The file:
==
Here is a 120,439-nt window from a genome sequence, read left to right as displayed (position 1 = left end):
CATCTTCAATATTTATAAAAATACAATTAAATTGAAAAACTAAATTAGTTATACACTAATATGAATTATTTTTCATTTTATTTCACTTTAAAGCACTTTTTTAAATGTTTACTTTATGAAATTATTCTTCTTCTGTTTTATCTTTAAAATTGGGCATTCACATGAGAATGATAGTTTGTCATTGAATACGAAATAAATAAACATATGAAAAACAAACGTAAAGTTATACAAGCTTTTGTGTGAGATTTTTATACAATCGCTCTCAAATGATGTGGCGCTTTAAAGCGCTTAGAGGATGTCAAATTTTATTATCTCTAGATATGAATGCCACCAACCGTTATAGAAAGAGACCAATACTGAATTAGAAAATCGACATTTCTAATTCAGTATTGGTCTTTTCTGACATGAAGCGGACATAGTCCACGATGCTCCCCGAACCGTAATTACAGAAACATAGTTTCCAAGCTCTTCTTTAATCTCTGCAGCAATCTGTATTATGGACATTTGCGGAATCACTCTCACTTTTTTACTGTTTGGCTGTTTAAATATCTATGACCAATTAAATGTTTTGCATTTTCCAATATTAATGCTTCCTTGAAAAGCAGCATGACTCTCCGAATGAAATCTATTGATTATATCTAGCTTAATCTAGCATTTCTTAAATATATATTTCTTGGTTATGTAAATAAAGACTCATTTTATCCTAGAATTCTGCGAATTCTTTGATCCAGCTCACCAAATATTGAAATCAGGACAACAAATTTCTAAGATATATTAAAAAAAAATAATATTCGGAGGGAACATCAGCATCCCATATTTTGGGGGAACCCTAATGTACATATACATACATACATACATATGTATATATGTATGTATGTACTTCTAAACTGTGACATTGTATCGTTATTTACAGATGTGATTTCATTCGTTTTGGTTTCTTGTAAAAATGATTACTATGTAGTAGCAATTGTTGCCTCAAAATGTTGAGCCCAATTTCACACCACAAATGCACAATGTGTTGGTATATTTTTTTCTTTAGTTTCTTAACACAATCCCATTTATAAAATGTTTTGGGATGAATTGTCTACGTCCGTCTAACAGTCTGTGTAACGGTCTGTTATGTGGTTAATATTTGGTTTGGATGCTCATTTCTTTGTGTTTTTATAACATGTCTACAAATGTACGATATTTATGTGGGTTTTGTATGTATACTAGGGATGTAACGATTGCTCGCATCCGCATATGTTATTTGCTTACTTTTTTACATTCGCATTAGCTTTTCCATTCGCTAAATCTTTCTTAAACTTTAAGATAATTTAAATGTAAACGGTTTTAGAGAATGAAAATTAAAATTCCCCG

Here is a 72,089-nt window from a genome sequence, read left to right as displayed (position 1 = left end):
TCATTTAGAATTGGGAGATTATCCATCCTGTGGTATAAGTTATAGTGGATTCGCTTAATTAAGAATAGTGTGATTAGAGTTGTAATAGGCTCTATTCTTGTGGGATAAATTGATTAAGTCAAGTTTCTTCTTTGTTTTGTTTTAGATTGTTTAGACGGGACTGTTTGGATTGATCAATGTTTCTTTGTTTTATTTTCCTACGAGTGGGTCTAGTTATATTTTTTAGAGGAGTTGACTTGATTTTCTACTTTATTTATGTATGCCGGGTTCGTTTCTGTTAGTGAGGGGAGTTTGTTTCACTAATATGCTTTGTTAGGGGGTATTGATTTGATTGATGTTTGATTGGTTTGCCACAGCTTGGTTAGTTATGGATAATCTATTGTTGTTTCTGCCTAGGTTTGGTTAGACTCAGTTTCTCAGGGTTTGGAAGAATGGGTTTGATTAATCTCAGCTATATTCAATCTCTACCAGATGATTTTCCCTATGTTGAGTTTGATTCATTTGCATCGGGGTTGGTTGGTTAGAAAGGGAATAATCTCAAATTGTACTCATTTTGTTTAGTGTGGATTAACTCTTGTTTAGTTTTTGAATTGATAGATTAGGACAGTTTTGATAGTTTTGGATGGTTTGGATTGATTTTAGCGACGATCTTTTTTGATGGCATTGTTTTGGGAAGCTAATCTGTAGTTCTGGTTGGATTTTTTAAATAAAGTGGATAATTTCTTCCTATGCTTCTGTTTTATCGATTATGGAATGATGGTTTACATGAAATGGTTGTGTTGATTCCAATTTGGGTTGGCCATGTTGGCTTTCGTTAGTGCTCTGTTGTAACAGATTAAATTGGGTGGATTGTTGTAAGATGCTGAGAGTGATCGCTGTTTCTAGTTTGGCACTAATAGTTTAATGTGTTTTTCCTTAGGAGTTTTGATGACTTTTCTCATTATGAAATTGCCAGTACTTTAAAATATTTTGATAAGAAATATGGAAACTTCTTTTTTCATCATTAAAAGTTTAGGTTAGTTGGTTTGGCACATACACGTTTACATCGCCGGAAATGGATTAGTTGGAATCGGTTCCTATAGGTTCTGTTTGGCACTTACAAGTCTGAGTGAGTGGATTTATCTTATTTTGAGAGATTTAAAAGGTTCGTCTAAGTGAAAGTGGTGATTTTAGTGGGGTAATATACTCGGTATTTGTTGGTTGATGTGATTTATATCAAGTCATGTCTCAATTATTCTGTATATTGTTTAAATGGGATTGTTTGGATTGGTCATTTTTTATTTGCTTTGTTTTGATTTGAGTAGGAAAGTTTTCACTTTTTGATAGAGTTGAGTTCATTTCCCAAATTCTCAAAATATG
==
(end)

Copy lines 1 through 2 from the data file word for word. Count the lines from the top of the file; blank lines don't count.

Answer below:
Here is a 120,439-nt window from a genome sequence, read left to right as displayed (position 1 = left end):
CATCTTCAATATTTATAAAAATACAATTAAATTGAAAAACTAAATTAGTTATACACTAATATGAATTATTTTTCATTTTATTTCACTTTAAAGCACTTTTTTAAATGTTTACTTTATGAAATTATTCTTCTTCTGTTTTATCTTTAAAATTGGGCATTCACATGAGAATGATAGTTTGTCATTGAATACGAAATAAATAAACATATGAAAAACAAACGTAAAGTTATACAAGCTTTTGTGTGAGATTTTTATACAATCGCTCTCAAATGATGTGGCGCTTTAAAGCGCTTAGAGGATGTCAAATTTTATTATCTCTAGATATGAATGCCACCAACCGTTATAGAAAGAGACCAATACTGAATTAGAAAATCGACATTTCTAATTCAGTATTGGTCTTTTCTGACATGAAGCGGACATAGTCCACGATGCTCCCCGAACCGTAATTACAGAAACATAGTTTCCAAGCTCTTCTTTAATCTCTGCAGCAATCTGTATTATGGACATTTGCGGAATCACTCTCACTTTTTTACTGTTTGGCTGTTTAAATATCTATGACCAATTAAATGTTTTGCATTTTCCAATATTAATGCTTCCTTGAAAAGCAGCATGACTCTCCGAATGAAATCTATTGATTATATCTAGCTTAATCTAGCATTTCTTAAATATATATTTCTTGGTTATGTAAATAAAGACTCATTTTATCCTAGAATTCTGCGAATTCTTTGATCCAGCTCACCAAATATTGAAATCAGGACAACAAATTTCTAAGATATATTAAAAAAAAATAATATTCGGAGGGAACATCAGCATCCCATATTTTGGGGGAACCCTAATGTACATATACATACATACATACATATGTATATATGTATGTATGTACTTCTAAACTGTGACATTGTATCGTTATTTACAGATGTGATTTCATTCGTTTTGGTTTCTTGTAAAAATGATTACTATGTAGTAGCAATTGTTGCCTCAAAATGTTGAGCCCAATTTCACACCACAAATGCACAATGTGTTGGTATATTTTTTTCTTTAGTTTCTTAACACAATCCCATTTATAAAATGTTTTGGGATGAATTGTCTACGTCCGTCTAACAGTCTGTGTAACGGTCTGTTATGTGGTTAATATTTGGTTTGGATGCTCATTTCTTTGTGTTTTTATAACATGTCTACAAATGTACGATATTTATGTGGGTTTTGTATGTATACTAGGGATGTAACGATTGCTCGCATCCGCATATGTTATTTGCTTACTTTTTTACATTCGCATTAGCTTTTCCATTCGCTAAATCTTTCTTAAACTTTAAGATAATTTAAATGTAAACGGTTTTAGAGAATGAAAATTAAAATTCCCCG